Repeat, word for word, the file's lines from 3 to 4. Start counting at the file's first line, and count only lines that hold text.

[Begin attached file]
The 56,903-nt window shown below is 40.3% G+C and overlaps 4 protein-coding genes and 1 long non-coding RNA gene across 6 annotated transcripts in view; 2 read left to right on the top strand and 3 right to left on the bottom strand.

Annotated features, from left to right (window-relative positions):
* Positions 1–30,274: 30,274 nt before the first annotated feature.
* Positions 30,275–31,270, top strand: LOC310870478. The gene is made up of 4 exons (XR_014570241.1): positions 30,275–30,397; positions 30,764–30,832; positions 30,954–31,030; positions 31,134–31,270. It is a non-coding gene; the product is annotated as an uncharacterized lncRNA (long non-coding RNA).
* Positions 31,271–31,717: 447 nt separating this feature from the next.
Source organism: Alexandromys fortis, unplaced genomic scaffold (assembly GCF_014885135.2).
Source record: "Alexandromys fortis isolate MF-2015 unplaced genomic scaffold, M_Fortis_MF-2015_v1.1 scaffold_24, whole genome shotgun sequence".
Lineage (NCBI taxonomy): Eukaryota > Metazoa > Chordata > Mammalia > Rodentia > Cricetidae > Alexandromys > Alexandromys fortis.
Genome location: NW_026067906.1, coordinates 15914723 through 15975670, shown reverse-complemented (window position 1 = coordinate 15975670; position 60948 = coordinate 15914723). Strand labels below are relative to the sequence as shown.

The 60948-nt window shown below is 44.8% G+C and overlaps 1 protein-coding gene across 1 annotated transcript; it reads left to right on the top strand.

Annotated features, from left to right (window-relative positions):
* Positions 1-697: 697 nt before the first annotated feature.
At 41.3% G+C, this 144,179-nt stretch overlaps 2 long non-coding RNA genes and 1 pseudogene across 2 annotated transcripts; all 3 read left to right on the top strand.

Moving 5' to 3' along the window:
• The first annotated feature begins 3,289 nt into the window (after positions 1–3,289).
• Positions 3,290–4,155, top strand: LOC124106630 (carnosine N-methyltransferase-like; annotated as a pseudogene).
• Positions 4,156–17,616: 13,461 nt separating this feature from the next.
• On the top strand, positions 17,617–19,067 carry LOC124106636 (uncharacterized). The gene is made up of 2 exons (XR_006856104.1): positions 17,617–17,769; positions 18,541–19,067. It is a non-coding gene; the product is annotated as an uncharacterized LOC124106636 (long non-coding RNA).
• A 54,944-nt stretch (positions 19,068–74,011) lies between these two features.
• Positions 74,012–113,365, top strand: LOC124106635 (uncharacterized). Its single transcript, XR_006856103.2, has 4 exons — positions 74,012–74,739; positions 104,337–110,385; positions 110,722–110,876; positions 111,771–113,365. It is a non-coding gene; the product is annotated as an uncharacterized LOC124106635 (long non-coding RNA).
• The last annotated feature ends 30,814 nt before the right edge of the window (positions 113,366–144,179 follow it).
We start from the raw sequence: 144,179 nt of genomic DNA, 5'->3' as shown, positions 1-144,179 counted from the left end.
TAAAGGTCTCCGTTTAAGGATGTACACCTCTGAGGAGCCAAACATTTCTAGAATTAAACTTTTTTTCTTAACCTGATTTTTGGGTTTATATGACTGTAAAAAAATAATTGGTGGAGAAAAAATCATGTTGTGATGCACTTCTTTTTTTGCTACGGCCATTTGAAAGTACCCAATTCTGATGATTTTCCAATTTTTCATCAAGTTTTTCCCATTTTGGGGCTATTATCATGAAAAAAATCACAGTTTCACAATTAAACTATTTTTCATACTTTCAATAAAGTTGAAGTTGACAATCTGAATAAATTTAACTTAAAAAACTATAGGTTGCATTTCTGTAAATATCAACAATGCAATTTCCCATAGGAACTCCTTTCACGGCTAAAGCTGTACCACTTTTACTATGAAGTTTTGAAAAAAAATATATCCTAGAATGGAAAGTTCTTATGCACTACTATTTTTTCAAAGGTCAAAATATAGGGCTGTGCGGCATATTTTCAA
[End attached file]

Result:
* Positions 1–30,274: 30,274 nt before the first annotated feature.
* Positions 30,275–31,270, top strand: LOC310870478. The gene is made up of 4 exons (XR_014570241.1): positions 30,275–30,397; positions 30,764–30,832; positions 30,954–31,030; positions 31,134–31,270. It is a non-coding gene; the product is annotated as an uncharacterized lncRNA (long non-coding RNA).